Taiwan’s low birth rate is a big problem. The fertility rate continues to drop and has reached a low in the past 10 years: Every woman is now giving birth to an average of one child during her lifetime. In one generation’s time, Taiwan’s population will have halved.
Of the two main political parties, the Democratic Progressive Party has said that it wants to build an independent nation, but how do you build a nation without a population?
The Chinese Nationalist Party (KMT), on the other hand, has said that it wants to get back in power, but again, what is the use of taking power without a population?
Over the past 20 years, the government has regularly made noise about the low fertility rate being a national security issue, but it is all for show. Officials will set up a committee or an office, but there will be no policy goal or measures, not to mention a budget.
The government often makes policy statements that never amount to anything — fight for the economy, build housing, raise the salaries for young people, reduce carbon dioxide emissions, the New Southbound Policy and so on — and the public does not even raise an eyebrow anymore, but the nation is growing increasingly uneasy.
The low fertility rate cannot be blamed only on the young generation’s laziness or lack of responsibility; it is part of the culture of the new generation.
The culture of the new generation has always been more advanced in the countries of northern Europe, but women there still have an average of two children and in Japan they have 1.4.
There is a perfectly simple reason behind the low fertility rate: People do not marry anymore.
There is a strong correlation between having children and marriage in Taiwan, but almost 40 percent of Taiwanese women are still unmarried by the time they turn 40 and the same is true for men. Of course this will have an impact on the fertility rate.
Why do people not marry? There are many answers to this question, but the most important is that they do not own a home, while the prospective mother-in-law wonders how someone is going to marry her daughter if they do not have a home. Where are they going to raise children?
Why do they not buy a home? Because past governments have allowed businesses to drive up housing prices.
When people born in the 1940s and 1950s entered the job market, they could still buy an apartment in Taipei with five or six years’ salary, but now that takes 16 or 17 yearly salaries.
If I buy a house at NT$100,000 per 3.31m2, I will sell that for NT$200,000 two years later. On paper, wealth has been created, but in reality nothing has been added. Instead, the value of work has depreciated, as you have to work more, or sell more beef noodles or plant more rice, to buy an apartment.
In addition, the result of economic growth goes into the pockets of a few corporations while salaries have dropped to the same level as 15 or 16 years ago, making it even more difficult to marry and have children.
The first step to raise the fertility rate is to create access to money. Where is this money to come from?
Earmarked money should be used for its purpose. A good example is the National Health Insurance expenditure, which is something that everyone enjoys and is easy to monitor.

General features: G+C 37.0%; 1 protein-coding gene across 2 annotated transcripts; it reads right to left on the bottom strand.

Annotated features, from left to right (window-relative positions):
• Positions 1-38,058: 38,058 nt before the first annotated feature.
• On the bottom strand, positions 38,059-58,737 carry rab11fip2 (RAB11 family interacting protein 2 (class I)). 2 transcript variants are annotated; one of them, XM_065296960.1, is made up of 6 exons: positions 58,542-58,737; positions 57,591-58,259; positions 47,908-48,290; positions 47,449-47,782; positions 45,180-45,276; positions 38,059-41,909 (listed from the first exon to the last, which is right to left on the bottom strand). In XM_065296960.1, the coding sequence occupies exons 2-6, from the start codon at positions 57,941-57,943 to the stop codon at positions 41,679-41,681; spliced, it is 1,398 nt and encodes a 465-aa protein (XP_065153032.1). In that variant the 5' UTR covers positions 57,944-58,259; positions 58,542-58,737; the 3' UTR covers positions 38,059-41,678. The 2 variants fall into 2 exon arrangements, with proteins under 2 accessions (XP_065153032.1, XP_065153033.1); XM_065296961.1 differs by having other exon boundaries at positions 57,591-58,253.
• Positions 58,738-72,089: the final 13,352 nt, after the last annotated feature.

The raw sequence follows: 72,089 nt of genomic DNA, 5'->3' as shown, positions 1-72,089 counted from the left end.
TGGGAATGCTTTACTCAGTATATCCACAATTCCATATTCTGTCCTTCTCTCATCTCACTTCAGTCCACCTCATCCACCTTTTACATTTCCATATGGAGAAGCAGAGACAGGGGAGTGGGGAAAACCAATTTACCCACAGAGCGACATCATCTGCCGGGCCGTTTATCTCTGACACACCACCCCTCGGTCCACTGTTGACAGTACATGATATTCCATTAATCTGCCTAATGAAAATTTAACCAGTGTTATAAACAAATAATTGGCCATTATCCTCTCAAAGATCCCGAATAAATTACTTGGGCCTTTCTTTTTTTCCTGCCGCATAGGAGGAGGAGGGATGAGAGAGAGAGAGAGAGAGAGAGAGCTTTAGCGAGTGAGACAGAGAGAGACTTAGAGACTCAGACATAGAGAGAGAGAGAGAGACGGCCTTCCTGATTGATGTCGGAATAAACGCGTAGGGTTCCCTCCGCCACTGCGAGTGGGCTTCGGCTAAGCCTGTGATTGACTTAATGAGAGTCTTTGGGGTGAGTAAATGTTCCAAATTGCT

For example, the asset tax — housing and land tax — could be raised from 0.1 percent to 0.5 percent, especially for second homes. In the US and Japan it is 1 percent.
This earmarked money could be used to create universal public childcare. People who own a home, and especially those who own more than one, would of course be opposed, but it should be easy to persuade them: No one has children anymore, so who will buy their homes in the future when there is no one around?
The best way to maintain housing prices is to adopt family-friendly policies and encourage people to have more children.
Second, fighting the low fertility rate requires labor. In the past, I have suggested that just as men serve a year in the military or alternative military service, women, who on average become older than 80, should also contribute one year of social service.
Following appropriate training, they could join the ranks of childcare providers or nurses, while at the same time learning how to take care of their own future children or ailing family members.
This would provide the people needed to provide social care for children and the elderly, just as in northwestern Europe, and we would have the people needed without having to rely on more migrant labor.
These methods all seem logical, but the most crucial factor is missing. In the 1960s and 1970s, family planning in Taiwan focused on the knowledge, attitudes and behavior of women. Today, knowledge, attitudes and behavior regarding marriage, and having and raising children, must be addressed in women in many different age groups, and perhaps now men should also be included.
Studies into what is required for people to want to marry and have children are also required. The social environment is changing fast and such studies should be followed up every five years.
Without such fundamental efforts, any talk about improving the fertility rate is just hot air.
Yaung Chih-liang is a former health and welfare minister.
Translated by Perry Svensson
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